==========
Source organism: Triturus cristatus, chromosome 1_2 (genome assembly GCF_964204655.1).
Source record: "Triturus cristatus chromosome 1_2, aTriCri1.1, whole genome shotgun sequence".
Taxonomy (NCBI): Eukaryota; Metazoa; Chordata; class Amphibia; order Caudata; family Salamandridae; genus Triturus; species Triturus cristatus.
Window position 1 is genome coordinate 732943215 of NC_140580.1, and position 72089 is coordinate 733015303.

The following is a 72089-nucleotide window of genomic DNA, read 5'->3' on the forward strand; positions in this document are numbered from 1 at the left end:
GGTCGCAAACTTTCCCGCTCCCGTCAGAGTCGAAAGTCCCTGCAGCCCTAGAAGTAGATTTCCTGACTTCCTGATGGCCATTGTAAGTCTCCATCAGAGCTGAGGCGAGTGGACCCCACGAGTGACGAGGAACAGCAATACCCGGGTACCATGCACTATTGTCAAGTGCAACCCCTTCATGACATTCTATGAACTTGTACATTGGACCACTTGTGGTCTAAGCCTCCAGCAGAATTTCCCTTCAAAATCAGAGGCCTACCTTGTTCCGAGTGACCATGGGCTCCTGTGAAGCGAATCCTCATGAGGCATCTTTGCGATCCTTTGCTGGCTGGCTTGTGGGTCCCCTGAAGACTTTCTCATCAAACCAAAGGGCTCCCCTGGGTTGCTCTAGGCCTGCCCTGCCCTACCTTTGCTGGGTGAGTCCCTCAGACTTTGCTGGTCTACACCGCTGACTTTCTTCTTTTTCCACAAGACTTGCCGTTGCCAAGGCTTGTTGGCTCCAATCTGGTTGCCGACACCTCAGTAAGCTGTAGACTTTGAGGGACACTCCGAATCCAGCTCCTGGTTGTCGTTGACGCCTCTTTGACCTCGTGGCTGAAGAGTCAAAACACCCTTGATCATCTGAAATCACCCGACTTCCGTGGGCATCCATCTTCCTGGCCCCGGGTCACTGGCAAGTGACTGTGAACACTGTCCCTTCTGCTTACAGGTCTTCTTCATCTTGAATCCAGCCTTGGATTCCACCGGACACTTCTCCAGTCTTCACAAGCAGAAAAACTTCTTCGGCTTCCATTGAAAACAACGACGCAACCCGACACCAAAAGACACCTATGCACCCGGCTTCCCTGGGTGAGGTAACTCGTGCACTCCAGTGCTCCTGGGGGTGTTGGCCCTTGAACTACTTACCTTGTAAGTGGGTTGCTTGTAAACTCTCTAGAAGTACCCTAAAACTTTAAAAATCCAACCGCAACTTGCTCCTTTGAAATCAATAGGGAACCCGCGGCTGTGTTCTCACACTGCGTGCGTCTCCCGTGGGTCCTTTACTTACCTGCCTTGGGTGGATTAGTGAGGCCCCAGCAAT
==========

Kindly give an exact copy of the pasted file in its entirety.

Source organism: Triturus cristatus, chromosome 1_2 (genome assembly GCF_964204655.1).
Source record: "Triturus cristatus chromosome 1_2, aTriCri1.1, whole genome shotgun sequence".
Taxonomy (NCBI): Eukaryota; Metazoa; Chordata; class Amphibia; order Caudata; family Salamandridae; genus Triturus; species Triturus cristatus.
Window position 1 is genome coordinate 732943215 of NC_140580.1, and position 72089 is coordinate 733015303.

The following is a 72089-nucleotide window of genomic DNA, read 5'->3' on the forward strand; positions in this document are numbered from 1 at the left end:
GGTCGCAAACTTTCCCGCTCCCGTCAGAGTCGAAAGTCCCTGCAGCCCTAGAAGTAGATTTCCTGACTTCCTGATGGCCATTGTAAGTCTCCATCAGAGCTGAGGCGAGTGGACCCCACGAGTGACGAGGAACAGCAATACCCGGGTACCATGCACTATTGTCAAGTGCAACCCCTTCATGACATTCTATGAACTTGTACATTGGACCACTTGTGGTCTAAGCCTCCAGCAGAATTTCCCTTCAAAATCAGAGGCCTACCTTGTTCCGAGTGACCATGGGCTCCTGTGAAGCGAATCCTCATGAGGCATCTTTGCGATCCTTTGCTGGCTGGCTTGTGGGTCCCCTGAAGACTTTCTCATCAAACCAAAGGGCTCCCCTGGGTTGCTCTAGGCCTGCCCTGCCCTACCTTTGCTGGGTGAGTCCCTCAGACTTTGCTGGTCTACACCGCTGACTTTCTTCTTTTTCCACAAGACTTGCCGTTGCCAAGGCTTGTTGGCTCCAATCTGGTTGCCGACACCTCAGTAAGCTGTAGACTTTGAGGGACACTCCGAATCCAGCTCCTGGTTGTCGTTGACGCCTCTTTGACCTCGTGGCTGAAGAGTCAAAACACCCTTGATCATCTGAAATCACCCGACTTCCGTGGGCATCCATCTTCCTGGCCCCGGGTCACTGGCAAGTGACTGTGAACACTGTCCCTTCTGCTTACAGGTCTTCTTCATCTTGAATCCAGCCTTGGATTCCACCGGACACTTCTCCAGTCTTCACAAGCAGAAAAACTTCTTCGGCTTCCATTGAAAACAACGACGCAACCCGACACCAAAAGACACCTATGCACCCGGCTTCCCTGGGTGAGGTAACTCGTGCACTCCAGTGCTCCTGGGGGTGTTGGCCCTTGAACTACTTACCTTGTAAGTGGGTTGCTTGTAAACTCTCTAGAAGTACCCTAAAACTTTAAAAATCCAACCGCAACTTGCTCCTTTGAAATCAATAGGGAACCCGCGGCTGTGTTCTCACACTGCGTGCGTCTCCCGTGGGTCCTTTACTTACCTGCCTTGGGTGGATTAGTGAGGCCCCAGCAAT